If you’re a business owner, you’ve probably heard “merchant account” in relation to being able to accept credit cards. This post will cover what a merchant account is, and answer some of the top questions we hear small business owners asking about merchant accounts.

What is a merchant account?

A merchant account is a bank account that allows businesses to securely accept and process electronic payment transactions. In other words, if you want to accept credit card or debit card transactions, you’ll need access to a merchant account. 

How does a merchant account work?

A merchant account works by charging you a small fee in exchange for quick access to the funds from your business’s credit card transactions. They basically front you money for electronic transactions.

Think about it: when a customer uses their credit card, they’re not paying cash but instead creating a promise to pay within a period of time. However, they may not pay off their credit card for months or even years.

Merchant accounts work with credit card issuers (like Visa or Mastercard) and connects with a payment gateway to process payments. All of this happens in seconds so you can process your customer’s electronic payment.

Then, rather than waiting months for your customers to pay their credit card bills, the merchant account fronts you the money promised from your electronic transactions. The funds are first deposited into your merchant account and then into your business bank account, usually within a few days. 

What are merchant account fees?

Merchant account fees vary widely. A major component of merchant account fees is interchange fees which are paid to the card-issuing bank to cover handling costs, fraud, bad debt, and the overall risk associated with approving the payment. They generally involve a flat rate plus a percentage of total sales (including taxes).

For example, they can range from 0.5% to 5% of the total transaction cost, plus an additional $0.20 to $0.30 per transaction. 

 Other merchant account fees include, but aren’t limited to:

  • Setup: A one-time fee to set up the account.
  • Point of Sale: If you’re planning on getting a physical system to allow you to process credit card payments in person, there will likely be a fee for the hardware.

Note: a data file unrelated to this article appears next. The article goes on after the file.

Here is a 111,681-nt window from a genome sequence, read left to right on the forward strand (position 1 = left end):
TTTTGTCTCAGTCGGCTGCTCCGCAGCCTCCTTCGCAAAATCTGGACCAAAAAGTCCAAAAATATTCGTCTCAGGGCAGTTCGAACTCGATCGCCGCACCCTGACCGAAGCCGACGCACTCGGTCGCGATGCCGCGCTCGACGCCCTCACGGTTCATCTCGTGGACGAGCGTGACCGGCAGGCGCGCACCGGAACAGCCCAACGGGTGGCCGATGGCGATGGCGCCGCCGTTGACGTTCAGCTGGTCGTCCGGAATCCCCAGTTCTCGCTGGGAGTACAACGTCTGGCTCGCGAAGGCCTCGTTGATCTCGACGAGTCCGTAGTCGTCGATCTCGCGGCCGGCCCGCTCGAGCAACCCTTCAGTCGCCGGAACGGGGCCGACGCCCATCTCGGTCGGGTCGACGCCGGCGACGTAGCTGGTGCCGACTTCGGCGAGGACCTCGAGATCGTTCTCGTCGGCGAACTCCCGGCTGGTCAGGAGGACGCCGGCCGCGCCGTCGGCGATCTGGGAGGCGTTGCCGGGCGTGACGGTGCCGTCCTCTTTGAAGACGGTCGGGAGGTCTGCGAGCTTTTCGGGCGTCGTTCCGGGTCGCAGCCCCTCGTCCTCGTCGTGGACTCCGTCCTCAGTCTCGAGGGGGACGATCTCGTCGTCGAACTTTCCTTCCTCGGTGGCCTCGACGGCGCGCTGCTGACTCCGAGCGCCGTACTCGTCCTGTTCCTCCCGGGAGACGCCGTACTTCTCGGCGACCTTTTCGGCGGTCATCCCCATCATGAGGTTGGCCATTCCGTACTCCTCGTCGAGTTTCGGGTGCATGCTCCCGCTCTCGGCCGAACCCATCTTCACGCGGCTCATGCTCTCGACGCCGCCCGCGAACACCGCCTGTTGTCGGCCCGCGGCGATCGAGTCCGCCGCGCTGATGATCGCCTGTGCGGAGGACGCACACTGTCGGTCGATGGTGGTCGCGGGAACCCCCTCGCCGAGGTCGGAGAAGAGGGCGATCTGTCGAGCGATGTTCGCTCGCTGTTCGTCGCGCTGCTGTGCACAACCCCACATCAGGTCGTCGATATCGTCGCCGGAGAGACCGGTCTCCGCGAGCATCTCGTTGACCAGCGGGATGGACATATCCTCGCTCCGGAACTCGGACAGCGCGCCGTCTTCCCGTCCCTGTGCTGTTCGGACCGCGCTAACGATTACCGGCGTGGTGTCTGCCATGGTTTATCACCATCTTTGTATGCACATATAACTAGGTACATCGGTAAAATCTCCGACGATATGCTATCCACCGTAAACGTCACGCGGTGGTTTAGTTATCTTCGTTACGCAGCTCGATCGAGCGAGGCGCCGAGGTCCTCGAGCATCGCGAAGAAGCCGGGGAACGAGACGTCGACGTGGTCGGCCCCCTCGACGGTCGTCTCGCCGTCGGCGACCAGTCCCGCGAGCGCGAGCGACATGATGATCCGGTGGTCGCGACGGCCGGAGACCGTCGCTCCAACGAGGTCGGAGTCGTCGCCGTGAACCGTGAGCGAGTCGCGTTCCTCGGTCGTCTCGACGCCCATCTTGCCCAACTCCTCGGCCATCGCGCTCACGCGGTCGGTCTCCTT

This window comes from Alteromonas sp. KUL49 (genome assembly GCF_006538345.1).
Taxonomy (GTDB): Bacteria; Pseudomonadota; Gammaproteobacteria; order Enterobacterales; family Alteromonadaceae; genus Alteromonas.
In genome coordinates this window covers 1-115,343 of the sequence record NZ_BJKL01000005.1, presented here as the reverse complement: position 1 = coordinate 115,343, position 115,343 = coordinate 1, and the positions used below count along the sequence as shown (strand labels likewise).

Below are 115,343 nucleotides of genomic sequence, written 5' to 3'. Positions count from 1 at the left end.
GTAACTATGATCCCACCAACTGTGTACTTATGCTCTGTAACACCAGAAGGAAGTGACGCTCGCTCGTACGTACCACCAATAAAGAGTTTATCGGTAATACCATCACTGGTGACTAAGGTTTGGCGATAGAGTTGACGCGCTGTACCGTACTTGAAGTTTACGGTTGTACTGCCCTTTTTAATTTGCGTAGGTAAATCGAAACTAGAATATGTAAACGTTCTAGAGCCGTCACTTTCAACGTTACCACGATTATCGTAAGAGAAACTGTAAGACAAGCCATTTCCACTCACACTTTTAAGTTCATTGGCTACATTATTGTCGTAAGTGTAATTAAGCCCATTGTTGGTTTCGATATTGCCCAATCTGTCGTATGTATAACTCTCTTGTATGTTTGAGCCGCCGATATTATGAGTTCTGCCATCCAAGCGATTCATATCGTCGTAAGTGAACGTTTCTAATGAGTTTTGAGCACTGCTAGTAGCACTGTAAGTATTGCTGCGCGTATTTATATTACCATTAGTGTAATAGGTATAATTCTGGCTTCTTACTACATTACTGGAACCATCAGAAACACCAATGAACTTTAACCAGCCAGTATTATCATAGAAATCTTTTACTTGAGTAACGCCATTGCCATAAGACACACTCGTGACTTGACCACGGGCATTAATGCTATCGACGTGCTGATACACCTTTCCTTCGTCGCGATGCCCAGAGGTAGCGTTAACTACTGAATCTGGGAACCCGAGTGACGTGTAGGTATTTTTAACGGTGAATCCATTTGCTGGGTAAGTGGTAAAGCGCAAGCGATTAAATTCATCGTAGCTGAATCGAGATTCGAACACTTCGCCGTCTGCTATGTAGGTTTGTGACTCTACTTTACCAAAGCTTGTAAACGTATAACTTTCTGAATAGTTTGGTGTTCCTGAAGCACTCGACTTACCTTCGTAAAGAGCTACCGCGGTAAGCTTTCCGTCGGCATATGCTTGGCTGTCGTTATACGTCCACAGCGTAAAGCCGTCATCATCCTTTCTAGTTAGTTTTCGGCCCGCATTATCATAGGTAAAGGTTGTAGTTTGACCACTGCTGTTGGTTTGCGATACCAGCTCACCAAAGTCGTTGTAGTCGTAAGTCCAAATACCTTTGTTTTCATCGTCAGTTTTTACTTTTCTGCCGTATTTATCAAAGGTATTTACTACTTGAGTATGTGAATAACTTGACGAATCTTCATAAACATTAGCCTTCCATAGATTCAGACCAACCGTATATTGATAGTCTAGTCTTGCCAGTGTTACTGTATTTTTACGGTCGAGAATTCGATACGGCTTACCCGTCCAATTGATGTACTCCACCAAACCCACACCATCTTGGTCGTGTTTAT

• Monthly/Yearly: A recurring fee you pay for the benefit of using their service regardless of the number of transactions you have.
  • Statement: A fee for printing and mailing your monthly statement.
  • Chargeback: Fees from customers challenging credit card transactions from your business.
  • Cancellation: A fee you pay in the event that you need to cancel your contract early. 

Are there alternatives to a merchant account?

Payment service providers, including like Square, PayPal, and Stripe, are all merchant account alternatives. These providers aggregate all their customers’ transactions into one account and eventually transfer your transactions to your business bank account.

Depending on the size of your business, payment service providers may be a good first step. However, as your business grows, a merchant account can help you reduce fees, have more instant access to funds, avoid frozen accounts, and provide your business with better customer service and support. 

Pros and Cons of Merchant Accounts

Like any business feature, there are pros and cons to using merchant accounts.

Pros

  • Easily accept credit card payments which can help increase the number of sales in your business.
  • For larger transaction amounts and larger numbers of transactions, merchant accounts can help reduce fees.
  • Helps avoid frozen accounts or monthly maximums deposited to your business account.
  • Offers better customer support to your business.

Cons

  • Fees associated with the ability to accept credit cards and using a merchant account.
  • Required application process that can delay you ability to accept credit card payments.
  • Usually requires an ongoing, monthly fee which may not be ideal for small businesses that do not have consistent monthly transactions.

How do I open a merchant account?

If you’re ready to begin, here are some tips. 

Assess your needs

Think about your business’s needs related to the number of transactions you’ll have and the hardware you’ll need. For example, you’ll want to know how many transactions you plan on processing each month and how much you anticipate growing in the future. Next, you’ll want to know what kind of hardware you’ll want and how many terminals you’ll need. 

Do your research

Once you’ve assessed your needs, you should research various vendors. You want to choose a company with competitive rates and terms that provides excellent customer service. 

Apply

Once you’ve selected a company, it’s time to start an application. Be prepared with the following:

  • Bank account and routing information;
  • Financial statements;
  • Credit history;
  • Employer identification number (EIN); and
  • Business license.

Some vendors may also require your business plan, marketing materials, or shipping policies. 

Read the Fine Print 

Remember that many vendors charge a fee if you cancel your contract early. Read your contract carefully before signing and understand all the terms, conditions, and fees. The last thing you want is to sign a bad contract with a high cancellation fee.

Merchant accounts with PaySimple

Finding a great vendor, doing your research, and completing the application can be time-consuming and confusing. When you work with PaySimple, we manage the processors during the underwriting process to help you get the best rate and fit for your business.

Learn more about merchant accounts

Ready to learn more? Let our award-winning support team help you get started!

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